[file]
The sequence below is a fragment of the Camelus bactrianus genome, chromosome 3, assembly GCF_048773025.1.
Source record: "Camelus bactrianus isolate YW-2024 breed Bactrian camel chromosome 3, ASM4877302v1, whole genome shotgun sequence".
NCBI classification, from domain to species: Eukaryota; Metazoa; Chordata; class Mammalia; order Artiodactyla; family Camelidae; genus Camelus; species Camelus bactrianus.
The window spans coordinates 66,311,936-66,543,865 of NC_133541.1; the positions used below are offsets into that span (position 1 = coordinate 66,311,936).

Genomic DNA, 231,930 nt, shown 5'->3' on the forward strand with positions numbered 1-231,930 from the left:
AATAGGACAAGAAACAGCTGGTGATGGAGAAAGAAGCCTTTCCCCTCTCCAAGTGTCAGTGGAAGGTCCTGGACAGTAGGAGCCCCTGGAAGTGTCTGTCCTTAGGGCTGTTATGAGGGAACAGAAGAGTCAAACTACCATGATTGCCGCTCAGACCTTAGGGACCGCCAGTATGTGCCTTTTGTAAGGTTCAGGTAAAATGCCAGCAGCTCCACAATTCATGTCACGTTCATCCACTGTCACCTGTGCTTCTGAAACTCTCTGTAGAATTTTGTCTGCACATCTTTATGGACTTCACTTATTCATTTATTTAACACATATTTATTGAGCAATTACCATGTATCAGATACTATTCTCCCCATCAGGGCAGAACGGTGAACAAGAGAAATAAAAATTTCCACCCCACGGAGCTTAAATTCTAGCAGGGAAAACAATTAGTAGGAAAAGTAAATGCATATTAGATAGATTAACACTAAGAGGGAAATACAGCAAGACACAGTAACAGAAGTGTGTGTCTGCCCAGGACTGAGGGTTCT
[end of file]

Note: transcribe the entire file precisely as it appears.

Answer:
The sequence below is a fragment of the Camelus bactrianus genome, chromosome 3, assembly GCF_048773025.1.
Source record: "Camelus bactrianus isolate YW-2024 breed Bactrian camel chromosome 3, ASM4877302v1, whole genome shotgun sequence".
NCBI classification, from domain to species: Eukaryota; Metazoa; Chordata; class Mammalia; order Artiodactyla; family Camelidae; genus Camelus; species Camelus bactrianus.
The window spans coordinates 66,311,936-66,543,865 of NC_133541.1; the positions used below are offsets into that span (position 1 = coordinate 66,311,936).

Genomic DNA, 231,930 nt, shown 5'->3' on the forward strand with positions numbered 1-231,930 from the left:
AATAGGACAAGAAACAGCTGGTGATGGAGAAAGAAGCCTTTCCCCTCTCCAAGTGTCAGTGGAAGGTCCTGGACAGTAGGAGCCCCTGGAAGTGTCTGTCCTTAGGGCTGTTATGAGGGAACAGAAGAGTCAAACTACCATGATTGCCGCTCAGACCTTAGGGACCGCCAGTATGTGCCTTTTGTAAGGTTCAGGTAAAATGCCAGCAGCTCCACAATTCATGTCACGTTCATCCACTGTCACCTGTGCTTCTGAAACTCTCTGTAGAATTTTGTCTGCACATCTTTATGGACTTCACTTATTCATTTATTTAACACATATTTATTGAGCAATTACCATGTATCAGATACTATTCTCCCCATCAGGGCAGAACGGTGAACAAGAGAAATAAAAATTTCCACCCCACGGAGCTTAAATTCTAGCAGGGAAAACAATTAGTAGGAAAAGTAAATGCATATTAGATAGATTAACACTAAGAGGGAAATACAGCAAGACACAGTAACAGAAGTGTGTGTCTGCCCAGGACTGAGGGTTCT